Oxford University opened its doors to NFTs last week with its inaugural OxBAT (Oxford Blockchain, Art & Technology) Conference.
Billed as “the first multi-disciplinary conference on the aesthetic, social, and anthropological perspectives on blockchain art,” it represented a very different take on crypto and NFTs than the celebratory blockchain business and developer confabs Decrypt usually attends.
“HODL” t-shirts and rousing speeches about how crypto will change the world were nowhere to be seen; in their place were sober academic discussions on the aesthetics of NFTs, their cultural significance, and how the unique properties of blockchain technology might be used to create new forms of art.
This being an Oxford conference, some talks veered into the impenetrable. If anyone can explain what “Smart Contracts and the Becoming-Agenital of Digital Art Objects” means, your correspondent would be grateful; answers on a physical postcard, please.
Amid the high-minded discourse, there was some interesting food for thought. Artist Ben Gentilli of creative studio Robert Alice opened the conference with a discussion on the nature of NFT art. He argued that because “any theoretical concerns with the NFT space have more basis in areas where NFTs perform a function,” that means that “the theoretical basis for discussion is more in media theory than in art theory.”
Gentilli went on to discuss the philosophical implications of blockchain. “Block time is not future time; it’s firmly rooted in the past,” he said, since, “on the blockchain the future extends only to the time in which a new block is open.” That means that, “for the first time in history, time is now a medium.”
He pointed to the example of Sarah Friend’s NFT series Lifeforms, which have to be passed among wallets within a 90-day limit or they expire. “Time here is a key ingredient in a highly performative work,” Gentilli said. “It’s also a critical example of how artists can use game theory and smart contracts to undermine blockchain’s instinct to commoditize things.”
Age of Enlightenment 2.0
NFT researcher Eva Gentner pointed out that art “makes us imagine what the future might look like,” enabling us to speculate on what uses NFTs might eventually have. “Art possesses the power to make us envision a state that is not or may not yet be real, and enables us to consider the actions required to return such a vision into reality.”
She likened the arrival of blockchain to the creation of the printing press, “another incredibly powerful medium” that heralded a period “characterized by turmoil and change, a period of growth, flourishing and humanity—the Age of Enlightenment.”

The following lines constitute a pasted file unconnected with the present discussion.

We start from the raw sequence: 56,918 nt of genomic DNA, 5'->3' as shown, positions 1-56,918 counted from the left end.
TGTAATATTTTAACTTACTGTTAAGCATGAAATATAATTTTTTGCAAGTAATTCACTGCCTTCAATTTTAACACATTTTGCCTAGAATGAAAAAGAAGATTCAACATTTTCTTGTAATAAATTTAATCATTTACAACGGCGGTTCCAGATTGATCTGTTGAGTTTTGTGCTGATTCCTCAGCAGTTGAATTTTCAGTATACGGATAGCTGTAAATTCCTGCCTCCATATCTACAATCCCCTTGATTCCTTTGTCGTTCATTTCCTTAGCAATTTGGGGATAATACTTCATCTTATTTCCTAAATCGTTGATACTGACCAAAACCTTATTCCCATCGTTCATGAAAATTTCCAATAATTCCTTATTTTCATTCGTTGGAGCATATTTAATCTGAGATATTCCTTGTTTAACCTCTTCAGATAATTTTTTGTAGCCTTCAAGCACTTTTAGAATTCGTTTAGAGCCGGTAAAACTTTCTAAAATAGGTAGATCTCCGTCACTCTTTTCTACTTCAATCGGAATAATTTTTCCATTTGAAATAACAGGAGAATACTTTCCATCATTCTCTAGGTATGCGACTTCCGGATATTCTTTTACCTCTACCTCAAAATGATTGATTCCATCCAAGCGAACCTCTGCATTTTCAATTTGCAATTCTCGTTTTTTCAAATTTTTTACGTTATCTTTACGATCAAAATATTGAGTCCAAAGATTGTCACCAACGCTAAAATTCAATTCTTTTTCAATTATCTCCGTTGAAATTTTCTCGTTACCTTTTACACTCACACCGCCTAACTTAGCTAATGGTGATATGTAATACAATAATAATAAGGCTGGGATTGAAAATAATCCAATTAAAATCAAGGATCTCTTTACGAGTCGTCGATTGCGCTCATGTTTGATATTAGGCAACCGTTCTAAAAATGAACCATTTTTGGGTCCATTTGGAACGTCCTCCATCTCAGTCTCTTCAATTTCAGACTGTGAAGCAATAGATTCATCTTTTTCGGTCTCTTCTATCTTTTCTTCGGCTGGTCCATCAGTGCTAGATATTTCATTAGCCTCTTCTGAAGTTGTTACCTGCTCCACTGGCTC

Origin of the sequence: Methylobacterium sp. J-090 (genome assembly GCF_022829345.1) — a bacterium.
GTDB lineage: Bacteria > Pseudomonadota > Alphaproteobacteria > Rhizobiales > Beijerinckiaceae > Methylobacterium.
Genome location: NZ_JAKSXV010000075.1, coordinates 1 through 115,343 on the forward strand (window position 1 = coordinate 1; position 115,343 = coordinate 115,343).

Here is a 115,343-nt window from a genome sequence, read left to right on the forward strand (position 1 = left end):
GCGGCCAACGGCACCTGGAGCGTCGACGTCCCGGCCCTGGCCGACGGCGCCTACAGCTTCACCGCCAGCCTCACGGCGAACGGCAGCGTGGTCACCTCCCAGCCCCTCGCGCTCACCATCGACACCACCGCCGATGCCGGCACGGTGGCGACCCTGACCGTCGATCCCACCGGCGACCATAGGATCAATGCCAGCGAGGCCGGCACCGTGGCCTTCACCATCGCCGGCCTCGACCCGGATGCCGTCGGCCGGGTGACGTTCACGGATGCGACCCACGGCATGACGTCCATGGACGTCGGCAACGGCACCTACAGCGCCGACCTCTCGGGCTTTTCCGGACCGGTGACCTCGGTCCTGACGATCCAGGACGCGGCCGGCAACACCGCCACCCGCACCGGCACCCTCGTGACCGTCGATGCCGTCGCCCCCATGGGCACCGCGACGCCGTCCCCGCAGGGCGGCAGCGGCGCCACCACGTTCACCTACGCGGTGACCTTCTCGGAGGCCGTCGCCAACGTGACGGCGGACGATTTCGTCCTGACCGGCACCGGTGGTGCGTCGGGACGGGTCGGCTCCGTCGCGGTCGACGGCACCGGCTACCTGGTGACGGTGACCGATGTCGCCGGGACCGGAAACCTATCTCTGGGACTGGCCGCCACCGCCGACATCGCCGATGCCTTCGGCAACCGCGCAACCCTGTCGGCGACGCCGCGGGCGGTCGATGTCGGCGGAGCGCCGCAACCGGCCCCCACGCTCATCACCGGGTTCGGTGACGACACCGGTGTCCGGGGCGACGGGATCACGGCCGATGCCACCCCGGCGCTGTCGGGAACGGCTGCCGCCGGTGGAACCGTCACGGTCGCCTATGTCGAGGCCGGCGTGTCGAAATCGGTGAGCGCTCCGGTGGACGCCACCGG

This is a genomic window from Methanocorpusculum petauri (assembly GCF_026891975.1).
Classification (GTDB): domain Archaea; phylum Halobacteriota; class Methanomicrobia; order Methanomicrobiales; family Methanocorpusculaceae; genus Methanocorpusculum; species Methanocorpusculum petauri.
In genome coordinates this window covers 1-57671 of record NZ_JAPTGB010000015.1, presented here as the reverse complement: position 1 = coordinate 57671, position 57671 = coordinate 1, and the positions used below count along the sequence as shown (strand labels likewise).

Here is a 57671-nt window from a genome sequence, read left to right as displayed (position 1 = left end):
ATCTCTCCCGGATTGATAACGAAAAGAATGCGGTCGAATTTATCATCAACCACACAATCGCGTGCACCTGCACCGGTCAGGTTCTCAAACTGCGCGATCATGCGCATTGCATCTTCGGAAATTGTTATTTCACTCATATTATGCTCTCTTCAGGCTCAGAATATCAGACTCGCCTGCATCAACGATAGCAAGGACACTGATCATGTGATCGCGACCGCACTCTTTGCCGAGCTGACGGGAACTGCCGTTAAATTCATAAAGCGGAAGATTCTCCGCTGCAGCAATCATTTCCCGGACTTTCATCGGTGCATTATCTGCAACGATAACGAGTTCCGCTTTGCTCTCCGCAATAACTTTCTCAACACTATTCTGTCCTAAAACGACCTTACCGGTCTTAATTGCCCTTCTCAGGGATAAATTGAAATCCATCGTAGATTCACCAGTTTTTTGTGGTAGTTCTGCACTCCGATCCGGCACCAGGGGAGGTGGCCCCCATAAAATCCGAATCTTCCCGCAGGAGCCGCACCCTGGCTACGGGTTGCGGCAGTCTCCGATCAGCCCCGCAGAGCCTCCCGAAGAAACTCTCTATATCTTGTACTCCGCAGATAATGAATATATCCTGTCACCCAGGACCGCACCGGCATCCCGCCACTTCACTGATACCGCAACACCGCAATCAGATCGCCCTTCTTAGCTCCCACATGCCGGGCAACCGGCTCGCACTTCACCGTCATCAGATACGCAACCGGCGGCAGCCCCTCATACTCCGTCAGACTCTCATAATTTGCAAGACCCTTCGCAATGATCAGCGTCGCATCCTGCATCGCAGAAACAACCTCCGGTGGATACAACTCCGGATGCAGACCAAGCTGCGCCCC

Meanwhile, researcher Kieran Nolan explored how NFT art harks back to the past through its frequent use of retro video game aesthetics. He highlighted Atari’s ventures in the metaverse, recent uses of NFTs to preserve classic arcade machines as 3D models, and the prevalence of pixel art from artists like Raúl Entter.
Yes, but is it art?
Another panel discussed the fraught question of whether NFTs can be classified as art—something that editors at Wikipedia voted against earlier this year. “The segregation of NFTs now having their own space and page is really interesting for pointing to this problem within the paradigm of what art is,” said researcher Patrick McCurdy.
“It’s really interesting that they have chosen to segregate and make a page solely for NFT art,” said researcher Myriam Brouard. “It makes it seem like we don’t understand how this fits into the greater art world right now.”
Technology, Brouard added, is intrinsically linked to art. “I don’t think you can separate the two, just like you can’t separate art from society.”
Jeff Davis, chief creative officer at NFT platform Art Blocks, took to the stage to discuss another contentious area of the space: generative art. Because Art Blocks doesn’t create its generative artworks until the owner mints a token, he said, “as an artist, as you’re watching the project be minted and created, it’s a surprise to you as well.” The process creates an “interesting one-on-one connection between the artist and the collector.”
Davis said that NFTs have “become an unlock for generative art as an art form.” By creating communities around artists, “instead of a single person championing your work, there’s now a thousand people around that project championing your work.”
In Davis’s view, generative art has “helped push NFTs forward,” and NFTs have done the same for generative art.
If NFTs have reached the point where academics are devoting an entire conference to discussing their merits as an artistic medium, it’s getting harder to buy into the narrative that they’re just for JPEG-flipping speculators and Ponzi schemers.
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